- 2) Using the primer and cement product cans, adhere the rod segment together in the manner illustrated above, following the manufacturer’s directions (see the Materials Chart in the image gallery, Items 15 and 16).
- This covers goods that pass through the well cap (Item 9) and those that are below the well cap.
- Allow enough time for all bonded PVC joints to dry completely.
- If you are familiar with the plumbing in your current well, you can estimate the amount of weight you will be carrying about.
- You don’t want to risk losing anything down your well at any costs.
(You may wish to employ a well technician just to use his hoisting equipment, but that isn’t a bad reason!) 5) Pour water into the well through the main pipe portion.
Allow the foot valve end to snake itself down the well casing while working together to make an arc with the pipe.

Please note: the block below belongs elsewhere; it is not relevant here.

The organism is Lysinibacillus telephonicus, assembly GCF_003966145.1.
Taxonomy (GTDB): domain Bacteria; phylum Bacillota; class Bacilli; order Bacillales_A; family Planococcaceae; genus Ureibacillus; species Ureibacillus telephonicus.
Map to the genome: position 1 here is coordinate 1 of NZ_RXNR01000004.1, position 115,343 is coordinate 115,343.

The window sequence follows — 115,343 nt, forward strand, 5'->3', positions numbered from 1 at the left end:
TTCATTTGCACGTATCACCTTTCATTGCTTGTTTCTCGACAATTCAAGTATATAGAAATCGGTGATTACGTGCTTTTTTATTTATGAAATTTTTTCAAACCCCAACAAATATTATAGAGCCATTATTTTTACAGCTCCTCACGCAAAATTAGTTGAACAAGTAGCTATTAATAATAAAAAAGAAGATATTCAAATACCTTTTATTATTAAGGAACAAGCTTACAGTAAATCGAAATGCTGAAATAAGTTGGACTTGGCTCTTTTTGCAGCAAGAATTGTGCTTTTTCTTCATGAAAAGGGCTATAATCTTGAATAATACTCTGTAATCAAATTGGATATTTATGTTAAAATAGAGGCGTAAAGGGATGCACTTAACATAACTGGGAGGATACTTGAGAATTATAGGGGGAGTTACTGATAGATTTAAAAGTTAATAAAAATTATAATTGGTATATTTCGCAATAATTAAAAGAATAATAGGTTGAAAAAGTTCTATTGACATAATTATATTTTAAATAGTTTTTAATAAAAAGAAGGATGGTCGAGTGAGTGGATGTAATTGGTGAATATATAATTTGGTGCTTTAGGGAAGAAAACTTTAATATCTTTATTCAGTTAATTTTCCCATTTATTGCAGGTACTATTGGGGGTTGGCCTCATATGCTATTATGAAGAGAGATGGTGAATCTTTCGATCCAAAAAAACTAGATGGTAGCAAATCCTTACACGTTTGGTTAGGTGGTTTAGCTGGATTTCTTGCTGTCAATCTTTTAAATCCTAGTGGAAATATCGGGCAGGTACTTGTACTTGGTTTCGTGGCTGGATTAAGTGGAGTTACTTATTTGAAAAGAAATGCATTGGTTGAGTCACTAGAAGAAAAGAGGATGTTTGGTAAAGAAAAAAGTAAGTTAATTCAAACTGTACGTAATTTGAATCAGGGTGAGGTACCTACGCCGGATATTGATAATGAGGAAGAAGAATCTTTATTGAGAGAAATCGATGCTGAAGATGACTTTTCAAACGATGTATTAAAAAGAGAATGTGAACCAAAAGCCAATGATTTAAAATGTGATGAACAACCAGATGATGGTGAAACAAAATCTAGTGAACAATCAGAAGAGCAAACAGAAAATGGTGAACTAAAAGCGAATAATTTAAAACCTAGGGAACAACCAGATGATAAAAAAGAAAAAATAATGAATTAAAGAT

Be cautious with the wiring and pipes that are already in place.
Put your finger into the metal pipe segment and tighten it with the steel coupler (Item 8) to prevent it from falling out.
6) Attach the spout part to the base of the spout.
Feed the rod all the way down the main line.
That’s all there is to it.
It takes a little experience to obtain the most water per calorie expended, but the most important thing to remember is to press down slowly and consistently and draw up fast for the best results.
When it comes to killing germs in water, there are several chlorine-based remedies available, and as a well owner, you’re probably already acquainted with at least one of them.